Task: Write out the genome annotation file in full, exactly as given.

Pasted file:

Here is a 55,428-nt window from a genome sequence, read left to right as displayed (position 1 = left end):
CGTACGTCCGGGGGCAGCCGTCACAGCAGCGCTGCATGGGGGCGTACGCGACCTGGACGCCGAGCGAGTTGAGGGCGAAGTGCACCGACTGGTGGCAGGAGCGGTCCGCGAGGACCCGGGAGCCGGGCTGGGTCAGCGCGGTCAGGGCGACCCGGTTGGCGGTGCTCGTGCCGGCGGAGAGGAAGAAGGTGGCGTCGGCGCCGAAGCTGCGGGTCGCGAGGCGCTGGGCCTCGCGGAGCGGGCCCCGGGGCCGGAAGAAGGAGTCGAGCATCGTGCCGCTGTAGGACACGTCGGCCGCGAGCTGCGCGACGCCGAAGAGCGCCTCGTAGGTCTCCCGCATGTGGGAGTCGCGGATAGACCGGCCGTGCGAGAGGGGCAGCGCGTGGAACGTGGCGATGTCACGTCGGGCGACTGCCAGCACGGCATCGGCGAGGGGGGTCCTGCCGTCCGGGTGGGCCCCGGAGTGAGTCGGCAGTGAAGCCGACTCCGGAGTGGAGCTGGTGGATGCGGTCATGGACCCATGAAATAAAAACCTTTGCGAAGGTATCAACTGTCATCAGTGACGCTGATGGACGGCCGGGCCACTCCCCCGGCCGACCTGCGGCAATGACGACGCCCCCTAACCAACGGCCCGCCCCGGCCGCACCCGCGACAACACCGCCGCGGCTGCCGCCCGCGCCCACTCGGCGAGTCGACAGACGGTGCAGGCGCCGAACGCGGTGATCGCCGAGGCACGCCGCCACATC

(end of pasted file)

Here is a 55,428-nt window from a genome sequence, read left to right as displayed (position 1 = left end):
CGTACGTCCGGGGGCAGCCGTCACAGCAGCGCTGCATGGGGGCGTACGCGACCTGGACGCCGAGCGAGTTGAGGGCGAAGTGCACCGACTGGTGGCAGGAGCGGTCCGCGAGGACCCGGGAGCCGGGCTGGGTCAGCGCGGTCAGGGCGACCCGGTTGGCGGTGCTCGTGCCGGCGGAGAGGAAGAAGGTGGCGTCGGCGCCGAAGCTGCGGGTCGCGAGGCGCTGGGCCTCGCGGAGCGGGCCCCGGGGCCGGAAGAAGGAGTCGAGCATCGTGCCGCTGTAGGACACGTCGGCCGCGAGCTGCGCGACGCCGAAGAGCGCCTCGTAGGTCTCCCGCATGTGGGAGTCGCGGATAGACCGGCCGTGCGAGAGGGGCAGCGCGTGGAACGTGGCGATGTCACGTCGGGCGACTGCCAGCACGGCATCGGCGAGGGGGGTCCTGCCGTCCGGGTGGGCCCCGGAGTGAGTCGGCAGTGAAGCCGACTCCGGAGTGGAGCTGGTGGATGCGGTCATGGACCCATGAAATAAAAACCTTTGCGAAGGTATCAACTGTCATCAGTGACGCTGATGGACGGCCGGGCCACTCCCCCGGCCGACCTGCGGCAATGACGACGCCCCCTAACCAACGGCCCGCCCCGGCCGCACCCGCGACAACACCGCCGCGGCTGCCGCCCGCGCCCACTCGGCGAGTCGACAGACGGTGCAGGCGCCGAACGCGGTGATCGCCGAGGCACGCCGCCACATC